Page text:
In Tavistock: Day Two - The Seven Year Itch - CycleBlaze

May 24, 2024

In Tavistock: Day Two

Today’s a repeat of yesterday’s.  We start with another iteration of Paul’s excellent breakfast, digest in our room for about an hour and then go our own way for the day.  Rachael maps out a walking trail for herself that she likes even better than the one I curated for her yesterday, so I think I’ll encourage her to do more of her own mapping in the future.  

She took a mix of stills and walking videos of her day, so walk along with her and see why she liked it so much.

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The weather looks a little chancier today even though the winds have dialed down a notch or two, so I’m not sure about climbing up into the moors again.  My legs are thinking I don’t need to be doing quite so much hill work today anyway, so I come up with a loop to the northwest that is easier on them - somewhat anyway, although you don’t get all that far most places in England before you round a bend and find a 15 percenter looming ahead.

No semi-feral ponies to liven up the day this time, but the unexpected delights of Brent Tor and a sheep shearing party are enough highlights for another fine day in Devon.  It starts with me unexpectedly claiming a new bird right on the outskirts of town, one I’ve been hoping for a shot of for a long time.  I’m both elated and disappointed by it though.  Elated, because I’ve finally seen a Eurasian jay stopped long enough and close enough to me for a shot - it’s a distinctively colorful bird, and I recognize it immediately hopping on the grass when I enter a small park.  But disappointed, because I arrive on the scene at the same time as a walker who scares it off almost as soon as I’ve spotted it.  I can still see him working through the canopy above and wait for about five minutes for a clear shot before finally giving up and moving on.  

#242: Eurasian jay, finally. I’ll see one occasionally, but invariably when flying across the road and disappearing into the trees. I’ve been watching for two years for one of these to stay put long enough for a shot. Not the best, but I might wait a long time for another one.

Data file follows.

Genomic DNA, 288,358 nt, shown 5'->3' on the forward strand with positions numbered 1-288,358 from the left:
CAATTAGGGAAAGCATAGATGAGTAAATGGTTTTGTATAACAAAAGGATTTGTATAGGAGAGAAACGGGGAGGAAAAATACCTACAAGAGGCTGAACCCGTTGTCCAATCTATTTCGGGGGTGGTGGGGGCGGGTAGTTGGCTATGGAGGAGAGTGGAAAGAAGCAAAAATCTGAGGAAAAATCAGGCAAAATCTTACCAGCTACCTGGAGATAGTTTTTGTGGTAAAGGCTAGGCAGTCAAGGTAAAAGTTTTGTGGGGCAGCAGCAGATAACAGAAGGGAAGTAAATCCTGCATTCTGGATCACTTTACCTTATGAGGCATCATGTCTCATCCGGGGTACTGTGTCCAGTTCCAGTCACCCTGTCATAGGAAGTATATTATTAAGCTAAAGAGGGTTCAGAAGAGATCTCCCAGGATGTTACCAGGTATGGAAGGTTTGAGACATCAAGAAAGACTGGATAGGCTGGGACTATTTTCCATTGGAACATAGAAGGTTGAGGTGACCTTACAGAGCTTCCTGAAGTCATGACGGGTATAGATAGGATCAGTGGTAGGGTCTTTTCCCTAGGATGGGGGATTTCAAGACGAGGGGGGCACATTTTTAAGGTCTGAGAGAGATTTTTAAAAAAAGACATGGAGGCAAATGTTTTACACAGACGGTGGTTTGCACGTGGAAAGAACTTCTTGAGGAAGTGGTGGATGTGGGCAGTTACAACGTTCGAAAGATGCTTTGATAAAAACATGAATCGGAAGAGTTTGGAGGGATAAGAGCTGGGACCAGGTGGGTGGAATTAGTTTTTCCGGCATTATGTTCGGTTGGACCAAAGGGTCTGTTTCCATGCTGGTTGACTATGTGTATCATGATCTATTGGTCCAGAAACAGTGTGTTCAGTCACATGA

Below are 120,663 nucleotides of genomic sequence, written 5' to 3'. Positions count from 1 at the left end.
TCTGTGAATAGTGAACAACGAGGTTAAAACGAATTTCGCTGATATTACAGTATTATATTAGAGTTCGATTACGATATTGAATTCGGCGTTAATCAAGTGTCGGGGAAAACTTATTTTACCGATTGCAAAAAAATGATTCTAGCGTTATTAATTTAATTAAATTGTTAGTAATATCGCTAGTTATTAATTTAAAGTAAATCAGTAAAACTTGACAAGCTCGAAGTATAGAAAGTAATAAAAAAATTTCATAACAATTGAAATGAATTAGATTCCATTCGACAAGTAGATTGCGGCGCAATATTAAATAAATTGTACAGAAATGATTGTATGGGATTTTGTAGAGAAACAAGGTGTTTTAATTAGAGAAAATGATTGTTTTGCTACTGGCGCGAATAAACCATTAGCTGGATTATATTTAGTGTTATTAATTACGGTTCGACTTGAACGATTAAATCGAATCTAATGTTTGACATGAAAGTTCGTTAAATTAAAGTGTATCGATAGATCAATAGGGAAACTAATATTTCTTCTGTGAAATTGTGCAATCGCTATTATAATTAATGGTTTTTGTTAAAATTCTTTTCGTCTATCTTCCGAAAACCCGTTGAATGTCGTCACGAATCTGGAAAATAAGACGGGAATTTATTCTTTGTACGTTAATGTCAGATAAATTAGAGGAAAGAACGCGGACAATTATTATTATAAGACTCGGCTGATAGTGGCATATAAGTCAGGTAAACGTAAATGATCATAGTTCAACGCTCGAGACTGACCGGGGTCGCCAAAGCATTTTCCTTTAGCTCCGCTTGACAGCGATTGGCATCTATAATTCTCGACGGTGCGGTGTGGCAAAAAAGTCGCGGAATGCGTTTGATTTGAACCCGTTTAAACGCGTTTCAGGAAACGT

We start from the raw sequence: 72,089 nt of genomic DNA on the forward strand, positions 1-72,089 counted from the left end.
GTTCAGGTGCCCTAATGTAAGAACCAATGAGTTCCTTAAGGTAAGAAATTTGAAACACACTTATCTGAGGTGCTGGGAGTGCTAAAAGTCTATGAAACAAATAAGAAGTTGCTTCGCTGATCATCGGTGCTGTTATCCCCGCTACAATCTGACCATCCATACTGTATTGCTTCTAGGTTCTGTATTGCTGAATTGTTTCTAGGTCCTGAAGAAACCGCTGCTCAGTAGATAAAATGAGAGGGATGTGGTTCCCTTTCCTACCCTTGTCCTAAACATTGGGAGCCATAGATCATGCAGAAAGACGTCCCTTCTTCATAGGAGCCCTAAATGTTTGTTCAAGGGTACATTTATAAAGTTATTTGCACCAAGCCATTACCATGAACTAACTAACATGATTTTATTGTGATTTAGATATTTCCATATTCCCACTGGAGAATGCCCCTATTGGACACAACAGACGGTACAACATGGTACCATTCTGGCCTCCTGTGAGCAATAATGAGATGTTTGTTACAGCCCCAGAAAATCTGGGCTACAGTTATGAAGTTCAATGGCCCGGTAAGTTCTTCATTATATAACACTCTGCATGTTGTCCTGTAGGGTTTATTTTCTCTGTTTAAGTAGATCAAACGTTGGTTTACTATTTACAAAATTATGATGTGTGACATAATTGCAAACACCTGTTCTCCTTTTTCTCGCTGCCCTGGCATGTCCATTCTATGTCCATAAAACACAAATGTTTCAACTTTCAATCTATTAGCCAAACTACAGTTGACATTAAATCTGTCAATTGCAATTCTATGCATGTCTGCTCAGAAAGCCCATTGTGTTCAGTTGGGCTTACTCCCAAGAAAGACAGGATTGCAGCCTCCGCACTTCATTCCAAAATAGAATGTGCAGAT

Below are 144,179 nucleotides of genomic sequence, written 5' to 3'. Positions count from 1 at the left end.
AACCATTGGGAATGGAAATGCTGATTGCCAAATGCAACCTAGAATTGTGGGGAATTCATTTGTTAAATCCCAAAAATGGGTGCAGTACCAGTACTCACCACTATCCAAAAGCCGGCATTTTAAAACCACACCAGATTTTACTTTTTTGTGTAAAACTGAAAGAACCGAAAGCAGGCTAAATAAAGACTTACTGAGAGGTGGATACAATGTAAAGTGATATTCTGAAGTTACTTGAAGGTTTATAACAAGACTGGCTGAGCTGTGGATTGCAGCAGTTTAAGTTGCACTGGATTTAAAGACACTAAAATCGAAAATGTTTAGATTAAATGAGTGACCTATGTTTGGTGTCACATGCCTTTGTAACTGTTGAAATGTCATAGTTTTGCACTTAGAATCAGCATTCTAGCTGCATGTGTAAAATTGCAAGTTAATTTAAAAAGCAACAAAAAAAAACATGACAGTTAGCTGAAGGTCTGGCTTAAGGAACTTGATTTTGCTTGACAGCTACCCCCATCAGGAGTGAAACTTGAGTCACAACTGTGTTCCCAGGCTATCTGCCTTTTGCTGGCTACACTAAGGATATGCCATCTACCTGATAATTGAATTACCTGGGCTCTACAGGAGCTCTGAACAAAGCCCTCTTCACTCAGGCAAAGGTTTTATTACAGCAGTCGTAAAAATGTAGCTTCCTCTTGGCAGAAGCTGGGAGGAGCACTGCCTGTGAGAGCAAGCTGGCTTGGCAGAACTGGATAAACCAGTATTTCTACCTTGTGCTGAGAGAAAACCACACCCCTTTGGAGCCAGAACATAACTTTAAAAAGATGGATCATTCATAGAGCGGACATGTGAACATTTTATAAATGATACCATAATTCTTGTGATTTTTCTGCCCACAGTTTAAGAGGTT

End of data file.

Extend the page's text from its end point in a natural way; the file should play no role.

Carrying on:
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The bike path through town crosses the viaduct of the old train line. It’s a bit of work getting up here but it gives you a nice view down on the town once you’re here.
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Looking down on central Tavistock from its viaduct. That’s its Protestant parish church at the center.
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This one’s Saint Mary’s, the Catholic parish church.
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Where the old rail line still exists it provides miles of fine riding, with frequent sight lines like this. It’s still spring, and the vegetation is colorful. Rhododendrons are in bloom here and there all along the way.
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Once I leave the old train line my route follows the quietest paved roads I could spot on the map.  The first five or six miles are brilliant, following Creasy Road northwest and then doubling back on a no name lane to the old road to Launceston.  Looking at the shape of my track it doesn’t make much sense if you’re trying to get anywhere in particular, but today I’m not.  Really, I don’t ride a road of any consequence until I’m about halfway through my loop and turning back south again.  I’ve done well with my route selection up to this point.

Creasy Road is a good choice and gives me a mile completely to myself. Nothing here but me and these unbroken hedgerows blocking the views to either side - a fact of life that just goes with the territory in Britain.
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Looks like I’m on the old road to Milton Abbot and Launceston.
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Fine also. There’s the occasional car to share the pavement with, but there’s room for it.
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No idea what this old road is. Like most of them on the first half of my ride the map doesn’t even label it.
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#243: Ring-necked pheasant. I’m surprised this is the first of the year for this bird, but they look to be pretty common here. I’ll see three others today, and Rachael spots some also.
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The countryside is Devon-beautiful, when you come to a break in your tunnel of green and can see out to it.
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I liked everything about this old structure: the slate if that’s what it is, the see-thru windows, the tree or shrub sprawled across its face.
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There’s a surprising amount of color in the stonework when you zoom in on it.
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The way back is busier, at least for the next five miles as I ride a two-laner back toward Chillaton.  There’s not much traffic, but it’s a bus route and drivers are moving faster and giving less quarter than I like.  Its a relief when I turn off just before Chillaton and find a quieter route the rest of the way back toward town.